We investigated in-vitro lymphoproliferative responses and T-cell subsets in 38 HIV-1-infected patients showing impaired restoration of CD4 T cells despite prolonged viral suppression (discordant), and in 42 HIV-1-infected patients showing positive immunological and virological responses to highly active antiretroviral therapy (HAART) (concordant). In comparison to concordant patients, discordant patients showed poor lymphocyte proliferation, lower secretion of IL-2 and IFN-γ, a lower percentage of perforin and granzyme-B-producing CD8 T cells, and poor differentiation of effector memory CD8 TEM cells into CD8 TEMRA cells in in-vitro stimulation assays, especially against HIV-1 Gag p24 and one of its peptide pools. Functional CD8 T-cell responses of discordant patients after stimulation with recall antigens, Candida albicans, and tetanus toxoid, were also inferior to concordant patients, but comparable to normal healthy controls. Examination of the multifunctional roles of T cells is imperative in describing the overall magnitude of immune responses to HIV-1. Our results suggest that prolonged suppression of plasma viremia alone does not warrant good qualitative and quantitative CD8 T-cell responses to HIV-1, implying that CD4 T cells are required for maintenance of protective CD8 T-cell responses.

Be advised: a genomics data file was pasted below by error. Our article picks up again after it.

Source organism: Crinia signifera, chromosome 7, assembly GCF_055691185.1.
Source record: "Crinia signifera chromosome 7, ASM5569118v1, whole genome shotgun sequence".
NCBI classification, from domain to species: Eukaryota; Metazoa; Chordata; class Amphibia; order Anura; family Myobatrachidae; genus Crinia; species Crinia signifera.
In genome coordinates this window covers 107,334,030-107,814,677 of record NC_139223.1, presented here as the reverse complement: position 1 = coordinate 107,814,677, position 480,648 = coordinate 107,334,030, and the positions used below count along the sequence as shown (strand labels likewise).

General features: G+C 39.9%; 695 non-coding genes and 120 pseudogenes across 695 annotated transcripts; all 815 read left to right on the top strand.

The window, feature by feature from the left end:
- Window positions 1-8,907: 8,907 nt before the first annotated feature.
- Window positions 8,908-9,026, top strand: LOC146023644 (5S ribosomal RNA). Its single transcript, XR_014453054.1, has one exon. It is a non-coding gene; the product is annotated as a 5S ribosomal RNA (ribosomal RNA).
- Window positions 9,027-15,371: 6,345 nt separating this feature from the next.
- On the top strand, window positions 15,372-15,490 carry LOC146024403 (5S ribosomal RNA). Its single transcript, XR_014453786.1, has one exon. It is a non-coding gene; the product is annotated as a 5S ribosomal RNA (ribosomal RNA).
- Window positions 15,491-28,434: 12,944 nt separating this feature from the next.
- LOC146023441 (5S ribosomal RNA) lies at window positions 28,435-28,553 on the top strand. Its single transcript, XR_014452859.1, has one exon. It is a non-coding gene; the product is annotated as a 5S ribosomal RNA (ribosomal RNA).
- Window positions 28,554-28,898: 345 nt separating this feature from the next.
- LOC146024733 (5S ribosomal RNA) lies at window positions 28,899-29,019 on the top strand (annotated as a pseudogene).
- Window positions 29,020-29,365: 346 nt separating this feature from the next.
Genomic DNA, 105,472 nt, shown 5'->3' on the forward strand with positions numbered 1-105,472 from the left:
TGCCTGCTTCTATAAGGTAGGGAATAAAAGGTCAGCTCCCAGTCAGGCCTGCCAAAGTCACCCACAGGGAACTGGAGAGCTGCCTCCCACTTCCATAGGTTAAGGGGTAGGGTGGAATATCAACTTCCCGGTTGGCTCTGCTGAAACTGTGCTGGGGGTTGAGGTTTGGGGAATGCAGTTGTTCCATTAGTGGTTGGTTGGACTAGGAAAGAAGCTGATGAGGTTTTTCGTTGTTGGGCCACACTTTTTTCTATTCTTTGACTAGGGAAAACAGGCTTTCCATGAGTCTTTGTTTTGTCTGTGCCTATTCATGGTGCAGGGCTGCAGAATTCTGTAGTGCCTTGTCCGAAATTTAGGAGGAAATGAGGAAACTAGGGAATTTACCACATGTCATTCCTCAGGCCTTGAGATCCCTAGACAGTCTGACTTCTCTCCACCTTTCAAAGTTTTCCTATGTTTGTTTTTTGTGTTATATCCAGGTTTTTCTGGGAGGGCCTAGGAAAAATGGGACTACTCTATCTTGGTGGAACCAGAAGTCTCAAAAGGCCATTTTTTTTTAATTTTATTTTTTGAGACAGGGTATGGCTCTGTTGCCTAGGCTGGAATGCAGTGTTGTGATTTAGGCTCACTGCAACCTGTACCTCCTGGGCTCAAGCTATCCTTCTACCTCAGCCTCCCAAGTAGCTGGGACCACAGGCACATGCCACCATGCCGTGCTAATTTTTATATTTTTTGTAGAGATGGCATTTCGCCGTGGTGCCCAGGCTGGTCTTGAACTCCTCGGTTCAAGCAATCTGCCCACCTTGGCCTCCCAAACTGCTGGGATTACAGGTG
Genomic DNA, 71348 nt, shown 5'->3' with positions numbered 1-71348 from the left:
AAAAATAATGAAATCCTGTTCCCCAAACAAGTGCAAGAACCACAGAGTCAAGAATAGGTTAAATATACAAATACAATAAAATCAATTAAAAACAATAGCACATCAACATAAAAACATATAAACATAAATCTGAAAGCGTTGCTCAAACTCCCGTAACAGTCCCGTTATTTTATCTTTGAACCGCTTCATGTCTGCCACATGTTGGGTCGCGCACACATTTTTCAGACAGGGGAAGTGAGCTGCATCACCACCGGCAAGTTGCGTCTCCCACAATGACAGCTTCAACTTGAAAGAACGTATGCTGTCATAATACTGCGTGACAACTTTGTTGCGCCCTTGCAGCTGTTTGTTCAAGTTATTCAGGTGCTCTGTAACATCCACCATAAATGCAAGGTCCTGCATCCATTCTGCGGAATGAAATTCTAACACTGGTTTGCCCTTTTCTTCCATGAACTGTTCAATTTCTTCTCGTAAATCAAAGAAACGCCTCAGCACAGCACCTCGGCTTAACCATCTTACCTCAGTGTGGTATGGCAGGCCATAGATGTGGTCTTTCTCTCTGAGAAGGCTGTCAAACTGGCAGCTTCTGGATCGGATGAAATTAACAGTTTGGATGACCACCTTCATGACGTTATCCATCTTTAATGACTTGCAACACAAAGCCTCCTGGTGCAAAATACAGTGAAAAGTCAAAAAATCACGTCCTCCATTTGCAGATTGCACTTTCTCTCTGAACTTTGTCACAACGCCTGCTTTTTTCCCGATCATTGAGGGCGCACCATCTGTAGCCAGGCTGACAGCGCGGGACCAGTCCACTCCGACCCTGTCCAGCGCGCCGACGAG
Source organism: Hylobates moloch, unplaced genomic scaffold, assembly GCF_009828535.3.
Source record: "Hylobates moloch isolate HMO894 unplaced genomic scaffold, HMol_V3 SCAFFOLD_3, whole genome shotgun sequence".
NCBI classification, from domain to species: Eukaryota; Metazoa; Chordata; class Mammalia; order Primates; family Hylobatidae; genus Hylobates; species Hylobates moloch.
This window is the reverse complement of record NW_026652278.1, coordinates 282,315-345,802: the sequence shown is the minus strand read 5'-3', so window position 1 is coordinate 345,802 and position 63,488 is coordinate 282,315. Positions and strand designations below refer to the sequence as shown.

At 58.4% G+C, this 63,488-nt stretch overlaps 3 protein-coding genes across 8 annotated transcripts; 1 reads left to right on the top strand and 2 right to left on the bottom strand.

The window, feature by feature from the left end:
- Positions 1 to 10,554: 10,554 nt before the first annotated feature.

ASJC Scopus subject areas
- Molecular Medicine